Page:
“Bushmeat is an important source of protein and income for many African people, but bushmeat-related activities have been linked to numerous EID outbreaks, such as Ebola, HIV, and SARS,” says Professor Dessie.

“Importantly, the increasing demand and commercialization of bushmeat is exposing more people to pathogens and facilitating the geographic spread of diseases. To date, these linkages have not been systematically assessed. More than 75 % of EIDs in humans are of zoonotic origin, which means the pathogen originates in animals and is transmitted to humans and needs systematic research work to understand and contain, he says.

Research on animal health

He says there are a lot of achievements to mention in the areas of animal health. Just to give an example Vaccine development: for rinderpest and avian influenza. The success of AU- IBAR in coordinating the eradication of rinderpest and preventing the occurrence of the pandemic highly pathogenic avian influenza in Africa through vaccination. In the African continent the establishment of AU-PANVAC and its role in the quality assurance of veterinary vaccines in Africa and laboratory capacity enhancement, and the coordination by AU-PATTEC for the eradication of tsetse and trypanosomiasis are worse mentioned.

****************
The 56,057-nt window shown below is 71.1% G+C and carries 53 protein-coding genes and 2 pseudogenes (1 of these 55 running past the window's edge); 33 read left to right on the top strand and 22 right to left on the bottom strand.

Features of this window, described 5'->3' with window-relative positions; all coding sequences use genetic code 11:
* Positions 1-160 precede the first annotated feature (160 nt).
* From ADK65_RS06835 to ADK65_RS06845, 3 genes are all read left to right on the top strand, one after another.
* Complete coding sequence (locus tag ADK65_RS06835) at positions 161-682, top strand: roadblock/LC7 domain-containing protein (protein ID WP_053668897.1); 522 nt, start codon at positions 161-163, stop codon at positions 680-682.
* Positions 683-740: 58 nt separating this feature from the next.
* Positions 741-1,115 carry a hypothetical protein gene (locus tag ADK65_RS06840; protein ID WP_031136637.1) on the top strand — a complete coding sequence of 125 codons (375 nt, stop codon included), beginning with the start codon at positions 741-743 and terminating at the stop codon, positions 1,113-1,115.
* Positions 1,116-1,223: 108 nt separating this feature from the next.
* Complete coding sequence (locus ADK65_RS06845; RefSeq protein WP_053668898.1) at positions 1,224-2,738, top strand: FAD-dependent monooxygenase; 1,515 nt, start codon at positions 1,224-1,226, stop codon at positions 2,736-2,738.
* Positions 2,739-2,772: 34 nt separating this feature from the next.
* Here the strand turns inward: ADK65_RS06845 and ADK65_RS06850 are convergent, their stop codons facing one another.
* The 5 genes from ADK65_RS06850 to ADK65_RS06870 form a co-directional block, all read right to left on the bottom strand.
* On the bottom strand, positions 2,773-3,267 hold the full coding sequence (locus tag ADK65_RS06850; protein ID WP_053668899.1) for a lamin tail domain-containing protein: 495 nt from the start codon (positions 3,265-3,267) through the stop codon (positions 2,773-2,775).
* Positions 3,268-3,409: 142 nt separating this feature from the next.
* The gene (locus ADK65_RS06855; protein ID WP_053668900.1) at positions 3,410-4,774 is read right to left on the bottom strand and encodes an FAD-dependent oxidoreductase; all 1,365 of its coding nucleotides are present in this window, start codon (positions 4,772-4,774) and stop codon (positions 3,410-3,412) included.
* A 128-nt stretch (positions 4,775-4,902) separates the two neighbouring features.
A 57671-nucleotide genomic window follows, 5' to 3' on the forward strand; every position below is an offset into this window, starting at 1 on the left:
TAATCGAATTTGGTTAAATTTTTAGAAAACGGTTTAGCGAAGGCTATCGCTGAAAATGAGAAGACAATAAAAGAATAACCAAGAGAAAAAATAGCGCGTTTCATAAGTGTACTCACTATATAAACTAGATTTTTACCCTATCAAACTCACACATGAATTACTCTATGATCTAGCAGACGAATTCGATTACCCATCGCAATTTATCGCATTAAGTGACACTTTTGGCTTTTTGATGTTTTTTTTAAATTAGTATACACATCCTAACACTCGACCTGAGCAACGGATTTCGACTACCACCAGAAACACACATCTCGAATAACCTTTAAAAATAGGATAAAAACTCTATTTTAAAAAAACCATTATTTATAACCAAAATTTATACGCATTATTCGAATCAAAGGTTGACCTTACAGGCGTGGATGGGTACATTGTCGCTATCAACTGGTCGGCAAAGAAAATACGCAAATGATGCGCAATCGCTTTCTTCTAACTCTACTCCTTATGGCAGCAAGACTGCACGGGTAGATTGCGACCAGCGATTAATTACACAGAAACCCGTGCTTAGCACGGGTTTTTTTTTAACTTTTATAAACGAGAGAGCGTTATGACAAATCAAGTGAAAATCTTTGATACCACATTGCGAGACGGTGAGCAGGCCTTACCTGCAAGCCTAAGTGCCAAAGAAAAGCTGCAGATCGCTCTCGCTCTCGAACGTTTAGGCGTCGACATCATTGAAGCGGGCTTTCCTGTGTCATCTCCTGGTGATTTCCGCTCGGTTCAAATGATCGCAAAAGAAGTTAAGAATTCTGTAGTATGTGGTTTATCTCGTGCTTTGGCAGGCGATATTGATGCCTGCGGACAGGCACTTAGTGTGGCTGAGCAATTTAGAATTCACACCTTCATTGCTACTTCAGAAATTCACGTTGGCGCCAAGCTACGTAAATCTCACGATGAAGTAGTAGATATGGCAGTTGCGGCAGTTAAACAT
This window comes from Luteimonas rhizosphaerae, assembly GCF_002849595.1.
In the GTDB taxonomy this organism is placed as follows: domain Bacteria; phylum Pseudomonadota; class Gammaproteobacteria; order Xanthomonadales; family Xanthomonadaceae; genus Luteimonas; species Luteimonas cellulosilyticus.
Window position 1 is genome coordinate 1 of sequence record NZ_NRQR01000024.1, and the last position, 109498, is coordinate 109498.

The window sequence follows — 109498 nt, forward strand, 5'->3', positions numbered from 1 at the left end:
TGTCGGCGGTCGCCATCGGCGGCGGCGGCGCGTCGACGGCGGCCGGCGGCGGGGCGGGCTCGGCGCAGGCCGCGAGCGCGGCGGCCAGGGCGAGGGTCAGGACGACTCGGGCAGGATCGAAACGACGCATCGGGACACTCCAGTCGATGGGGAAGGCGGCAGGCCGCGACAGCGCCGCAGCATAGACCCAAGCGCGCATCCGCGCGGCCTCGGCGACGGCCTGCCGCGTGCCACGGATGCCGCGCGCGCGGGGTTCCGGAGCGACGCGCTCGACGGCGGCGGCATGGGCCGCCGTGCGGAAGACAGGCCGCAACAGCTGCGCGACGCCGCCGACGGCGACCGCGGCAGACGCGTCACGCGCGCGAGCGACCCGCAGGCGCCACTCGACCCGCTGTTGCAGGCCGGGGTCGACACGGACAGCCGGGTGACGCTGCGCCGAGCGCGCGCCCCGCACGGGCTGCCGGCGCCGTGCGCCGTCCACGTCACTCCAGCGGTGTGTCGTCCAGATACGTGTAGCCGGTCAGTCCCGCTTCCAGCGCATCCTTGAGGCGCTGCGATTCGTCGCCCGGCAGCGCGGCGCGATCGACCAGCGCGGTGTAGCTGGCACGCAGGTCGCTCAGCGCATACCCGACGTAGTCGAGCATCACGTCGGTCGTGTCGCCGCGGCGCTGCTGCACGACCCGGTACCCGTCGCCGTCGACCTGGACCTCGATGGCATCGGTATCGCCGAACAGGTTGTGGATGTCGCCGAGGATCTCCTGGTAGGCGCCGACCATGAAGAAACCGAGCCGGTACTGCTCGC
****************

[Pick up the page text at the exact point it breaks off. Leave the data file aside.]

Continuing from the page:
Regarding animal genetics the professor says says “a lot is happening in Africa in improving the production and productivity of animal agriculture – the Genomic selection for dairy genetic gain that is happening in a few countries and selective breeding on indigenous chickens to develop breeds that are more productive, tropically adapted, and farmer-preferred using our indigenous chicken population as a base population few that are notable to mention- developing the right animal for the right environment, are few to mention,”

Professor Dessse says livestock production and productivity are severely restricted by the scarce and low nutritional quality feeds which result in poor performance of animals leading to rampant malnutrition in Africa.

“Genomic assisted breeding is playing key role in accelerating trait improvement in temperate forages such as perennial ryegrass and alfalfa, but most tropical forages are lacking this resource preventing the application of modern breeding tools such as genomic selection and/or gene editing approaches.